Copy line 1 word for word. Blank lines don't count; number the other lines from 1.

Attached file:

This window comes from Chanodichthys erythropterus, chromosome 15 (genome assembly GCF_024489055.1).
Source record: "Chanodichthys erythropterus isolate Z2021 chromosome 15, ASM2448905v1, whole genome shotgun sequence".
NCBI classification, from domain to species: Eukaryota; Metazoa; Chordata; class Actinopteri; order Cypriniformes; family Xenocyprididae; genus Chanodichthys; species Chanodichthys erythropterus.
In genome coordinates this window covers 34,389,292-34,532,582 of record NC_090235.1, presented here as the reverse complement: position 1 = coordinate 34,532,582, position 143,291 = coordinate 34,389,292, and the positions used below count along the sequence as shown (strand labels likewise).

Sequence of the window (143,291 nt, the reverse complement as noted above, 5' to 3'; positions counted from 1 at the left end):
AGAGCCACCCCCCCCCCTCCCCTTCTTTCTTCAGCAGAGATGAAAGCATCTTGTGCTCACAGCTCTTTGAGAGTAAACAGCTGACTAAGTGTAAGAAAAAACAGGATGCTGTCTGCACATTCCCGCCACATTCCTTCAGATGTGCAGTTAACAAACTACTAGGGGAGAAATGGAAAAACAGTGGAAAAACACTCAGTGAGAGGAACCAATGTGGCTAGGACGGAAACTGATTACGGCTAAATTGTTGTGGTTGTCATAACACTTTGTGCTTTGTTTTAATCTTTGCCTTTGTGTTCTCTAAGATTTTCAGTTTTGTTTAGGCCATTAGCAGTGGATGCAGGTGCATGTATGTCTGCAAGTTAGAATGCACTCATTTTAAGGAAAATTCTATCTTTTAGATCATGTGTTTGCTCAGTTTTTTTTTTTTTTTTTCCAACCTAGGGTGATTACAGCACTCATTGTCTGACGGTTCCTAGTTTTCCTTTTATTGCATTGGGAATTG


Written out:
This window comes from Chanodichthys erythropterus, chromosome 15 (genome assembly GCF_024489055.1).